Greg Munther is from the big sky country in Montana and we soon were on our first hunting trip together here in Idaho. After a few years we found time to meet up in other Idaho and Oregon locations to chase birds. We camped together and would head off in different directions to try and find a limit of chukars and then return with the great stories.

Greg is proof of how chukar hunting sucks you in and doesn't let go. Although, he is an accomplished hunter, fisherman and general outdoor enthusiast he keeps coming back to the steep mountains that chukar inhabit and follows his dogs to their points. When we met Greg had one GSP named Lucy.
She was a pup back then and so was Greg(67). I marveled at how he covered the country and hoped I could keep the drive to go like he did when I get to his age. Well the chukar sickness took care of that. Now 8 years later, Greg is chasing a new pup through the hills named Oakley along with Lucy.
What really blows me away about Greg starting with this new pup is what his plans must be. Oakley will be providing him at least twelve more years of chukar hunting and Greg is now 75. Getting to know Greg I have to wonder if he'll be getting another chukar dog at 87. Greg is 7 years older than me and has done some fantastic traveling and hunting in his life and has inspired me with his tales. We only get to see each other once or twice a year but I always learn something new from him.

I've met many other people from other places while chukar hunting and blogging. Last year I met a couple of great guys from California and am hoping to see Troy and his new pup again this year. I love hearing puppy tales. Also, this year a couple of chukar hunters from Badger country in Wisconsin are coming to Idaho to chase chukars in a week or so and I'm hoping to get some time in with them and hopefully be able to post some pictures of their great dogs and experiences.

I hope maybe one day to see more of you and be able to be inspired by your accomplishments. I'll end with a few more of Greg's pictures of his fine partners.

Good Luck and keep our lands public.

Wednesday, October 17, 2018

Aged birds

I took my birds to a bird biologist friend of mine to have them aged for curiosity sake and here is what he came up with.
Out of 16 birds there were only two adults.
Out of the remaining 14, eleven of them appeared to be hatched in June and three as late as August.
15 of the birds crops were filled mainly with grasshoppers and some seeds while the remaining bird had all seeds.
There was very little sign of green grass sprouts.

These birds were shot in two different locations at least 50 miles as the crow flies apart but the results were very similar.

There was no sign of fat on the birds which he said was probably due to the low amount of fresh grass to eat.

I don't know what any of this means except for the fact that 14 of 16 birds being juvenile is a good sign that the hatch was good. Guess I just needed something to do on this day of leisure.

Friday, October 12, 2018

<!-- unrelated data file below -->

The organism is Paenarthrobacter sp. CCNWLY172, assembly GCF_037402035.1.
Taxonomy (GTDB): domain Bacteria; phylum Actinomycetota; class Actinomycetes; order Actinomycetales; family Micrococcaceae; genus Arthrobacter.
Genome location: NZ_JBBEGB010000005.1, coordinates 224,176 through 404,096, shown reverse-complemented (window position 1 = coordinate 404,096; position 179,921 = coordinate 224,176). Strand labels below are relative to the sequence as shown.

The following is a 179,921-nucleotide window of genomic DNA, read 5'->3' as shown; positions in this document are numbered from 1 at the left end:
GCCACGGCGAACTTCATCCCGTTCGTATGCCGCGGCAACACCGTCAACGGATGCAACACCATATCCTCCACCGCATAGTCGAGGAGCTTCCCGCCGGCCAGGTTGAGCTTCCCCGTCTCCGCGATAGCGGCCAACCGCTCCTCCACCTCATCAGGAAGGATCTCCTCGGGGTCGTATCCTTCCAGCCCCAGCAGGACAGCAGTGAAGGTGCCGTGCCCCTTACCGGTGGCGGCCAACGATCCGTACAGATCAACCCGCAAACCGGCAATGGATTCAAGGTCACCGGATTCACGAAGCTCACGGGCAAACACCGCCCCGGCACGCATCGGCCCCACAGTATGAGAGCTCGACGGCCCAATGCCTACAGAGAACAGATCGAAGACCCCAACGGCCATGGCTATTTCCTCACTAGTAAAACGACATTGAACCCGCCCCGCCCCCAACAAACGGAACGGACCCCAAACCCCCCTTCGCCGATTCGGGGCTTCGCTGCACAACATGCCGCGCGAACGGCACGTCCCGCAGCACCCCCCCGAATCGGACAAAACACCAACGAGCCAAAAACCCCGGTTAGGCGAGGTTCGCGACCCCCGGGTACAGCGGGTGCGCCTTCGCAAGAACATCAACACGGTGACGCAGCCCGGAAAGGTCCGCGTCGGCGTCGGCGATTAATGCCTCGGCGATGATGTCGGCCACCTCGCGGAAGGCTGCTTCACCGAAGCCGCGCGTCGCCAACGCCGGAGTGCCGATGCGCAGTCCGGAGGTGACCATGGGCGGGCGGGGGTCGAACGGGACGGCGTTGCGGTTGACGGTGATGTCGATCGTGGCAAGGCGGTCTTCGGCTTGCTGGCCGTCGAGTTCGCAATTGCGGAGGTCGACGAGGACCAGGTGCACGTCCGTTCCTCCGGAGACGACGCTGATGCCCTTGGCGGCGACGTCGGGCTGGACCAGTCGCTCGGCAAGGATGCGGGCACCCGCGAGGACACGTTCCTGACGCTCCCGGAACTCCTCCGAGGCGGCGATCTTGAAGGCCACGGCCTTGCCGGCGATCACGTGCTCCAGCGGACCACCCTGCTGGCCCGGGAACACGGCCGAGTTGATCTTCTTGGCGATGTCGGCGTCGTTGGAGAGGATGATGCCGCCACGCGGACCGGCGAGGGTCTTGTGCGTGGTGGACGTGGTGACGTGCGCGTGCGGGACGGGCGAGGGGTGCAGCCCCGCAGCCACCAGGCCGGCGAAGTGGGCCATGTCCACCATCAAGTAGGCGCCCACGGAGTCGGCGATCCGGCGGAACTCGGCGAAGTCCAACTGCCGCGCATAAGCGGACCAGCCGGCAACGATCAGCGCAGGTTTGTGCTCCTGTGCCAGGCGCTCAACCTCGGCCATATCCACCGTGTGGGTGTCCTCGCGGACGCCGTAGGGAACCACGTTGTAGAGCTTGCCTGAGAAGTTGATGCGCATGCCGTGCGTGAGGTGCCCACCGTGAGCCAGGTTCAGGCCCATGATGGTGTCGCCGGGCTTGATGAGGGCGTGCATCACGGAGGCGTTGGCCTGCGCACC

The aging chukar hunter and the mountain

He woke up early this morning as he has done for the past 50 or so years. There was no alarm clock, just something inside his head telling him to get up. It seems whether it was for work or play this internal time clock always went off before the sunrise.

Getting out of bed takes a little more work now with a stiff back making it more of a roll out of bed than just sitting up. With the movement two GSP's jump from the foot of the bed and make their long stretch before heading for the breakfast bowl. The aging man tries to imitate the stretch but the body won't bend that much any more and a groan comes out waking his wife who asks "are you okay?" He confirms feeling just fine and that he's going to take the dogs chukar hunting for the day.

The dogs bounce around the living room as he puts his hunting clothes on and grabs the shotgun and hunting vest. They know we're headed for a chukar mountain and their excitement seems to help the aged man lace up his boots which just a moment ago seemed to hard to navigate with his arthritic hands. The lady of the house helps him load their lunch and gives him a kiss on the cheek with a "be safe comment" as the two dogs leap into the back seat ready for the hour or so drive.

The radio is on the oldies channel which helps the hunter feel a little peppier and the volume is turned up maybe a little louder than the mutts like, but it helps him get in the mood for a fun day on the hill. The sky is starting to show some light and the sun will be shining by the time they arrive at their destination.

Slowing to a stop on the dirt road gets the dogs fired up and their enthusiasm helps wind up the aging man. He opens his door first and once again rolls out of the truck with a groan. He tries a quick stretch but the dogs are having none of that and want the back door opened. The door barely hits the stops and both animals leap from the truck and make a few laps around the truck before relieving themselves. The aging man tries to get collars, guns, snacks and the works together as the two bounce around with gestures that say "what's taking so long?". They don't realize the joints don't work so good anymore. Pushing buttons and snapping buckles isn't as easy as it used to be. Finally he puts on his vest and gives a big groan of pain because his shoulder does not want to move in that direction anymore and lets him know it.